Mediterranea DVD Review

         Actors: Koudous Seihon, Alassane Sy
  • Director: Jonas Carpignano
  • Format: Color, NTSC, Widescreen
  • Language: Arabic, English, French, Italian
  • Region: Region 1
  • Number of discs: 1
  • Studio: MPI HOME VIDEO
  • DVD Release Date: March 29, 2016
  • Run Time: 110 minutes


  •  

     

            Director Jonas Carpignano’s stylistic approach to Mediterranea often feels akin to a documentary, limiting the musical score’s encroachment on the narrative and enough shaky handheld camera work to help the audience feel each jarring moment with an enhanced level of discomfort. And it is a subject which both the truthful depiction and uncomfortable realism, one which remains narrow in its character depiction while simultaneously telling a story with universally wide relevance. The African immigrants depicted in Mediterranea could very easily be any number of other immigrants across the globe, and that is why it is important to also anchor the realistic narrative with a character to empathize with.

     

    The Hateful Eight Blu-ray Review

         Actors: Samuel L. Jackson, Kurt Russell, Bruce Dern, Jennifer Jason Leigh, Tim Roth
  • Director: Quentin Tarantino
  • Format: Color, NTSC, Widescreen
  • Language: English
  • Region: Region A/1
  • Number of discs: 2
  • Rated: R                                  
  • Studio: The Weinstein Company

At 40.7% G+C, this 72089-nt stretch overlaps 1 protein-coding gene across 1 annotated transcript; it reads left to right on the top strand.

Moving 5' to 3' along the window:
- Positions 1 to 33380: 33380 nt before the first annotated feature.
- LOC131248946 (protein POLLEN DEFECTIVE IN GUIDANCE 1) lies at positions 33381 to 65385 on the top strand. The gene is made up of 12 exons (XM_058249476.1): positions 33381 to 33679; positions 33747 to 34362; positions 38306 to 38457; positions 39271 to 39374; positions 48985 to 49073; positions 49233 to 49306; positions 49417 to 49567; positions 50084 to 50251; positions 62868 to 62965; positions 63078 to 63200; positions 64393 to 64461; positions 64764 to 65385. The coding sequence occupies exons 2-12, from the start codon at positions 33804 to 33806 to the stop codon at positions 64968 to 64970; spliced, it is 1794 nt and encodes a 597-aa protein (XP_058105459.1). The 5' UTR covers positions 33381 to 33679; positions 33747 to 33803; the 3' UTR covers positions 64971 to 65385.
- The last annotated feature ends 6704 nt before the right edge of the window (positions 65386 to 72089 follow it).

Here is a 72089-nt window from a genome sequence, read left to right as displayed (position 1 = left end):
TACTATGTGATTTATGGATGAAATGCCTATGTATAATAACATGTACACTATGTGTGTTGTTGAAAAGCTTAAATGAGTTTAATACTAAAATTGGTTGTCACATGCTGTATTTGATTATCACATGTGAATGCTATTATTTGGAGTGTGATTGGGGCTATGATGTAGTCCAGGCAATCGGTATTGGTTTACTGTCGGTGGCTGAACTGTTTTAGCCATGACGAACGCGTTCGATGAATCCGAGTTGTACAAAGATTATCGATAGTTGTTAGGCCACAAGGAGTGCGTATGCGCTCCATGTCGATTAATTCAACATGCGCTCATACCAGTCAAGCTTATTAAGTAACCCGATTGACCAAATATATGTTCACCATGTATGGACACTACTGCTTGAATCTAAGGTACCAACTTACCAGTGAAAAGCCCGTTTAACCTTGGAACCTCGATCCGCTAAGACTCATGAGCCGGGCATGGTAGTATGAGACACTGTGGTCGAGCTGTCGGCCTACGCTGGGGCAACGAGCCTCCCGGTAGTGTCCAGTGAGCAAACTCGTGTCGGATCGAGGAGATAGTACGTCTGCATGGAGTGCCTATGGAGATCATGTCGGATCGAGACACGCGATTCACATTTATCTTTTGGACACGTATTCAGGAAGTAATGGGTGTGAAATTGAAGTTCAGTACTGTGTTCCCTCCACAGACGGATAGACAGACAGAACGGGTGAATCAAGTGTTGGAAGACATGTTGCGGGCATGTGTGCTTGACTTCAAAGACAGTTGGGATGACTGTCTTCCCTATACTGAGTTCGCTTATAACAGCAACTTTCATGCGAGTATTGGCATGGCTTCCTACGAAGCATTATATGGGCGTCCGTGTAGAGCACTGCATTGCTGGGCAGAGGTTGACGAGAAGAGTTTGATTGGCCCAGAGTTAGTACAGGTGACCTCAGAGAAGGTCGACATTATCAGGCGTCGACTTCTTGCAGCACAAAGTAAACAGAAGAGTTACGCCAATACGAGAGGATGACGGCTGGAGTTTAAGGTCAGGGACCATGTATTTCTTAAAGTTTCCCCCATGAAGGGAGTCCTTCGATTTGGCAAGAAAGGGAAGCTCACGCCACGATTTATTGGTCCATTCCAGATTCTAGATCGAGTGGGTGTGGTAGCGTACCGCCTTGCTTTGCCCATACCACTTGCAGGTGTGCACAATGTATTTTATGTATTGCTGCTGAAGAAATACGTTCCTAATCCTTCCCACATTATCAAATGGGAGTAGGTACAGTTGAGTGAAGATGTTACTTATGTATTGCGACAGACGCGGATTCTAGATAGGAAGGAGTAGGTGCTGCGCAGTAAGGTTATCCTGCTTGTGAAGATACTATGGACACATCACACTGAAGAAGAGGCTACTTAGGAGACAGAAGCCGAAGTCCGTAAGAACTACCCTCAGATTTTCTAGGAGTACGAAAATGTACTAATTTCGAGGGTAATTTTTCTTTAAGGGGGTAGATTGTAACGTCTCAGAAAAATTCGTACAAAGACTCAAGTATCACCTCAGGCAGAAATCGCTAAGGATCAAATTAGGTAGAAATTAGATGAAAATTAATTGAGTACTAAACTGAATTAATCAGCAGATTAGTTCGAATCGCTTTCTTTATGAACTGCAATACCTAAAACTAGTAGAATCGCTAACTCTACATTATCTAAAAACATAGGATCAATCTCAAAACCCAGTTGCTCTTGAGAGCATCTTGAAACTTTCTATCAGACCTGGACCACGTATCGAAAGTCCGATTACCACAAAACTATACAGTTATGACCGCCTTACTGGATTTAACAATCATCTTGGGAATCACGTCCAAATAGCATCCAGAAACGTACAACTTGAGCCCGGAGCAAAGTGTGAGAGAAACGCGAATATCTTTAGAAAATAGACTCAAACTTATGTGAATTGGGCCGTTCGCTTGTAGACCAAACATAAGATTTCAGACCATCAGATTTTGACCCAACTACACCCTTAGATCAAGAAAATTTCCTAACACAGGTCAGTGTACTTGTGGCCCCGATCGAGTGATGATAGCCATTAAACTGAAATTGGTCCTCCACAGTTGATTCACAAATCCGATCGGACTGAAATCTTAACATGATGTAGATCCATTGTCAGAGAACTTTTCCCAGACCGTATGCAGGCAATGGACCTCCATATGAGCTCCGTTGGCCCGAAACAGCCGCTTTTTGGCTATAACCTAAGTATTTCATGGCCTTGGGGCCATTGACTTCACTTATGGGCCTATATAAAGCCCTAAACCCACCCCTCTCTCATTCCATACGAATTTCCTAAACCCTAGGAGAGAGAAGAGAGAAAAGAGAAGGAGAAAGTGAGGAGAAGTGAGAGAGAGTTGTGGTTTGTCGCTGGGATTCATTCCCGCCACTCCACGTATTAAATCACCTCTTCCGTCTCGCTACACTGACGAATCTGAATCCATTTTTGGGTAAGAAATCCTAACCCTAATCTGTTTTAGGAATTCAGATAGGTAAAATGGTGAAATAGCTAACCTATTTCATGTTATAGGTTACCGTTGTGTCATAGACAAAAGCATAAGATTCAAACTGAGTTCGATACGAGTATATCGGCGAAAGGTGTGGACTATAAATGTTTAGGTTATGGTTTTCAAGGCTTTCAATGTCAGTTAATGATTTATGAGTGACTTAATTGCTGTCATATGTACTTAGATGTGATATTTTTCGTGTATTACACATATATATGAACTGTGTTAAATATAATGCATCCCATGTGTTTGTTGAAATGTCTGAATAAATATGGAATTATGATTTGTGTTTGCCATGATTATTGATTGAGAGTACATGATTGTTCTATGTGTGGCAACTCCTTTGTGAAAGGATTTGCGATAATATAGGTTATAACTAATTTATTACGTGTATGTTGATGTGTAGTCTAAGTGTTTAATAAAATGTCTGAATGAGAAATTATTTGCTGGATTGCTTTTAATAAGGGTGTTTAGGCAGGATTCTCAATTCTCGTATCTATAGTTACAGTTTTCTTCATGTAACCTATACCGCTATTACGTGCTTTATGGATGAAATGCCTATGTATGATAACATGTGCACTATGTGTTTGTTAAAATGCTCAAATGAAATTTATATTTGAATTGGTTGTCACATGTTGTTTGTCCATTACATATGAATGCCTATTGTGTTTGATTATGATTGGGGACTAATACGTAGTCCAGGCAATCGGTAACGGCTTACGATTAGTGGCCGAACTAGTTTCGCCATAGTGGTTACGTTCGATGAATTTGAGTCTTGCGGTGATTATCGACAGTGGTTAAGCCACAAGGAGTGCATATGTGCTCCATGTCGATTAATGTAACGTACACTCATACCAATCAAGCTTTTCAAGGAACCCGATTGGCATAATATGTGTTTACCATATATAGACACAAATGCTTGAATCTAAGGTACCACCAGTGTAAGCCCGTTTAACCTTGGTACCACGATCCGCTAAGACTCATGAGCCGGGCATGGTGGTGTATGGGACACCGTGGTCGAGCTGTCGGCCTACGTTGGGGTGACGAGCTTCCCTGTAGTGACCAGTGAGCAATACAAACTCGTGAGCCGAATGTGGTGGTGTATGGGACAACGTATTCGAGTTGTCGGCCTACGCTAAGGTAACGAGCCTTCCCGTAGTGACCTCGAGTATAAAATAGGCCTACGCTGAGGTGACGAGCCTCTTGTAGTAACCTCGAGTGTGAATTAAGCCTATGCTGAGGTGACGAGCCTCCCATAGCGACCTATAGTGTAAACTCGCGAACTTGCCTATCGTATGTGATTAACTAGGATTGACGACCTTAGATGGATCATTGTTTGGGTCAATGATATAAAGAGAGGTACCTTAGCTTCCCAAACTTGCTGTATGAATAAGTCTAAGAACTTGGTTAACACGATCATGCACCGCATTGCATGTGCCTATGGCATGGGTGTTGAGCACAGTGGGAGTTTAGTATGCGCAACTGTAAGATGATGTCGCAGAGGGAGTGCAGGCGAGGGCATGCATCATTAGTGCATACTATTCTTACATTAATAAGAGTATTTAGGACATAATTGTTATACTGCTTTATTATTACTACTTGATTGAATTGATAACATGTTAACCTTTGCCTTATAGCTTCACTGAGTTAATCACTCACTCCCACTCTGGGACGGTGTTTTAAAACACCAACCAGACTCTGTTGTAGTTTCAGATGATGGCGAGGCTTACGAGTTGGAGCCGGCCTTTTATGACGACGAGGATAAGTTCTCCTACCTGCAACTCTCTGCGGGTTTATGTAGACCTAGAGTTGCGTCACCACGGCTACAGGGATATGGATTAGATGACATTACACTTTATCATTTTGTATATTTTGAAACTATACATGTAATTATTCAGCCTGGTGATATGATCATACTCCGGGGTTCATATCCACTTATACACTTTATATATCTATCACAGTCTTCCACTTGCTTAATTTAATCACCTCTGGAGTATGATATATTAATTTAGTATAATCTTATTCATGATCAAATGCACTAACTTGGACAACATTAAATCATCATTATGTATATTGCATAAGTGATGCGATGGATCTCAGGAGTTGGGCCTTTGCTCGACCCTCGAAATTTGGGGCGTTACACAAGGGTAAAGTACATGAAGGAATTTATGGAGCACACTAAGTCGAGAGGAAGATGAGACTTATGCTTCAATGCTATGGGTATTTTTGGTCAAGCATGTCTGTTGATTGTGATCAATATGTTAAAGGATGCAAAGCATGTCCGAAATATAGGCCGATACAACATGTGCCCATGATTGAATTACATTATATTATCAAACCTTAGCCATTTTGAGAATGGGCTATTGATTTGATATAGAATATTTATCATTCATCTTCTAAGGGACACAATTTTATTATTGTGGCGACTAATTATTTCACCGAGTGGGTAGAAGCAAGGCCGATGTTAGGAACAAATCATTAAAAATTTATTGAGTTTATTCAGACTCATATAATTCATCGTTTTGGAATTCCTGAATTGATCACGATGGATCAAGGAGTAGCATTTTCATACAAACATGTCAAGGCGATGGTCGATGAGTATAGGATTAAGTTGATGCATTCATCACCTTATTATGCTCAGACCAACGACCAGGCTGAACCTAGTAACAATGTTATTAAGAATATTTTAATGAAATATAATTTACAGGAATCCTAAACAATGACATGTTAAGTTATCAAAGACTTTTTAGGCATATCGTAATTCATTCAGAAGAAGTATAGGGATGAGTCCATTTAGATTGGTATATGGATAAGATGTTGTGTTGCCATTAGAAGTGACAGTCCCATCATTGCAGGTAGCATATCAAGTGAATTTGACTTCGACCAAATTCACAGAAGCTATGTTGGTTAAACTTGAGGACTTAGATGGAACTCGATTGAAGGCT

• Release Date: March 29, 2016
  • Run Time: 168 minutes



  •  

    Combining (and often enhancing) the social commentary and western setting of Django Unchained with the simple story structure and collection of violent character types found in Reservoir Dogs, The Hateful Eight seems an accurate composite of Quentin Tarantino’s entire filmography, from beginning to present. In terms of violence, The Hateful Eight continues the progression of extreme and exaggerated practical effects, which seems to have started in the universe of Kill Bill with spurting blood. At the same time, the amount of violence is often surprisingly restrained; when your cast of characters is limited by remote location, each death is that much more significant. It is the simplicity of this plot, the restraint in storytelling that it demands, which ultimately allows Tarantino to create one of his greatest cinematic achievements.

    Killing Them Safely DVD Review

         Actors: Rick Smith, Tom Smith
  • Director: Nick Berardini
  • Format: Color, NTSC, Widescreen
  • Language: English